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Cricket: Buttleman keeping bag ready for Essex emergencies

PUBLISHED: 07:00 15 June 2019

Will Buttleman of Essex appeals for the wicket of Adam Lyth during Yorkshire CCC vs Essex CCC, Specsavers County Championship Division 1 Cricket at Emerald Headingley Cricket Ground on 3rd June 2019

Will Buttleman of Essex appeals for the wicket of Adam Lyth during Yorkshire CCC vs Essex CCC, Specsavers County Championship Division 1 Cricket at Emerald Headingley Cricket Ground on 3rd June 2019

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In light of an Essex wicketkeeping injury crisis bordering on an epidemic, Will Buttleman has learnt to keep his cricket bag packed and ready. And to always keep his mobile phone switched on.

Buttleman, one of five keepers used in Essex's five Specsavers County Championship matches this season, has twice had to scramble when his phone has rung unexpectedly.

On both occasions the opposition were Hampshire; by coincidence Hampshire are the visitors to Chelmsford for a four-day game, starting tomorrow (11am), and 19-year-old Buttleman is on red alert in case of emergency.

Adam Wheater, whose broken thumb on the opening day two and a half months ago prefaced the wicketkeeping drama, is expected to reclaim the gloves after a 28-over run-out behind the stumps for the Second XI in the rain-shortened game against Glamorgan at Neath during the week.

"I kind of understand that I can be needed at any time," Buttleman says. "I've learnt that, even if I'm not playing, to have my stuff ready and make sure my phone is on loud so if they call me I can get down there straight away."

The phone rang for the first time late last August when Wheater damaged his shoulder at the Cloudfm County Ground.

"That was a strange situation," says Buttleman. "I'd been on the ground but had gone into town for some food when I got a call from Barry Hyam [the second-team coach] saying that I had to come back and keep.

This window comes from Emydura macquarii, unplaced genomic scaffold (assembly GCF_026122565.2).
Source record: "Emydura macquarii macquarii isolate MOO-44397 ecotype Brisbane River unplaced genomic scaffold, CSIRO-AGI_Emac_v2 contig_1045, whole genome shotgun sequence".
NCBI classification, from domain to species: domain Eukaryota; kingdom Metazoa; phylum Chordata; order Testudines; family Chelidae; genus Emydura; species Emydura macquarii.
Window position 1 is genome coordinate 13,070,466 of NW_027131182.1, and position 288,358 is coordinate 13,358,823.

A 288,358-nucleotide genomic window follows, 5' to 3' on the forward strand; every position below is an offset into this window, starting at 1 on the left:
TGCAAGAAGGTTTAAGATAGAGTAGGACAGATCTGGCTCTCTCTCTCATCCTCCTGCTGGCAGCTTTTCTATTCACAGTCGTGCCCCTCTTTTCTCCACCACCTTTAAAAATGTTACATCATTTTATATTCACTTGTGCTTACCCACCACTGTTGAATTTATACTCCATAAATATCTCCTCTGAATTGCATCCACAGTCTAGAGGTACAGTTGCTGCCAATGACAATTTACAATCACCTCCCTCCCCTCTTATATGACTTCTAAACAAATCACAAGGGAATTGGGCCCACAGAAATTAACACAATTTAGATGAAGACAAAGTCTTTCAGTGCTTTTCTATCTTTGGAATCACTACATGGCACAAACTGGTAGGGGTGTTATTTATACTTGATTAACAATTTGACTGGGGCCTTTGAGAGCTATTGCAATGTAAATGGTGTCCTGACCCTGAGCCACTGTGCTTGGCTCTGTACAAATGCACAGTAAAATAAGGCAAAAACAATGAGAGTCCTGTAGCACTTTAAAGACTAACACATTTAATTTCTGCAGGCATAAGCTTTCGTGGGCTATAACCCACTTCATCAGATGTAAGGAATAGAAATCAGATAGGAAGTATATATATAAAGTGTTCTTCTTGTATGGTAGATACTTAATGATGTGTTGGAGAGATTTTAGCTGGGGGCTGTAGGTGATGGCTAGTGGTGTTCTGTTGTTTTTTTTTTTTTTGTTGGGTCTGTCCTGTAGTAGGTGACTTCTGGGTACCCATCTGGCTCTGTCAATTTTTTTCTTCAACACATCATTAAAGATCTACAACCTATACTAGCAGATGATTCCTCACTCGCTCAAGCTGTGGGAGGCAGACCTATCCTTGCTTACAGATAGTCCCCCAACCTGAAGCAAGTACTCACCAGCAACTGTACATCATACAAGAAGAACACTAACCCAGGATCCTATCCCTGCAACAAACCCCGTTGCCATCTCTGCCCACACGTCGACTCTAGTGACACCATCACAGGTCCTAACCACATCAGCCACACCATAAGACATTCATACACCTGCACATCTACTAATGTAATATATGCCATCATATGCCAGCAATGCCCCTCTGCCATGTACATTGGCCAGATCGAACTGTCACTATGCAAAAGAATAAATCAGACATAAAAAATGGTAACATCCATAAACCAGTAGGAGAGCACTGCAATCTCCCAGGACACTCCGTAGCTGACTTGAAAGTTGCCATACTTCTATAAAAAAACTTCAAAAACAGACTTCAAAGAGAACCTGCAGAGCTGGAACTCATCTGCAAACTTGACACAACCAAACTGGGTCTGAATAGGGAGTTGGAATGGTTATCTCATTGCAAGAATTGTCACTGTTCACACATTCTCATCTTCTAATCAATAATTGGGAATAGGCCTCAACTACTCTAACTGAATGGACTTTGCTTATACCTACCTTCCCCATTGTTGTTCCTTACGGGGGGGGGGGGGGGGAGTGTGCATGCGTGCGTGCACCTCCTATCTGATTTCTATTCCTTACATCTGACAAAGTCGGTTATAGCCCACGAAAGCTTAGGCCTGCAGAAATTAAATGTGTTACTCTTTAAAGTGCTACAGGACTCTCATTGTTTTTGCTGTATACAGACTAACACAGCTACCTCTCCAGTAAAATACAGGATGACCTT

"I remember I was having a Nando's with my Academy team-mate Ben Allison at the time. I had to run back to the ground, put on Wheater's stuff and get myself out on to the pitch.

"That was the most unexpected, especially because I thought they'd call [Michael] Pepper. But he lives in Cambridge, so I had to keep for a session while he was driving to the ground."

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That brief introduction to first-class cricket came towards the end of a season in which he captained Essex Under-18s to white-ball success, progressed to the Second XI and led Felsted School with some domineering all-round performances.

Ironically, he didn't keep wicket at school - current Kent professional Jordan Cox had the job - but Buttleman took 25 wickets with his off-spin in addition to 817 runs at 68.08 with the bat.

The second call to arms for Essex came in this season's fixture at Southampton when Buttleman had to rush down and relieve Dan Lawrence, who was standing in as interregnum following Wheater's latest mishap.

"I was at home in Brentwood," Buttleman recalls. "Funnily enough, that morning I'd said, 'Oh, Essex are playing Hampshire. I wonder....'."

Buttleman's catch in that match goes into the record books under the cloak of anonymity as 'caught sub'. But he finally made it on to the scorecard in his own right in Essex's most recent Championship match against Yorkshire.

Apart from a 37-ball nought at a time when crease occupation was key, Buttleman took three catches on his first-class debut and kept so tidily that he conceded just one bye in 163 and a half overs.

Even then, his inclusion was only as a last-minute replacement after Pepper was ruled out with a broken finger, and loaned-in Middlesex keeper Robbie White suffered an ankle injury during training the day before the game.

"Yes, you could say it's been a crisis," Buttleman admits. "But it's given other people a go as well. Obviously the injury to Adam at the start of the season wasn't good, but it's given Michael and myself some very important experience.

"You never know with wicketkeeping because if you get hit in the right spot - or rather, the wrong spot - it can break a finger straight away and you can be out for two months. That's the problem. I guess we've been really unlucky this season.

"I've got a few bent fingers, but I just get on with it. They're not as bad as any of the injuries our keepers have had over the past couple of months. Touch wood, I don't get anything like that."

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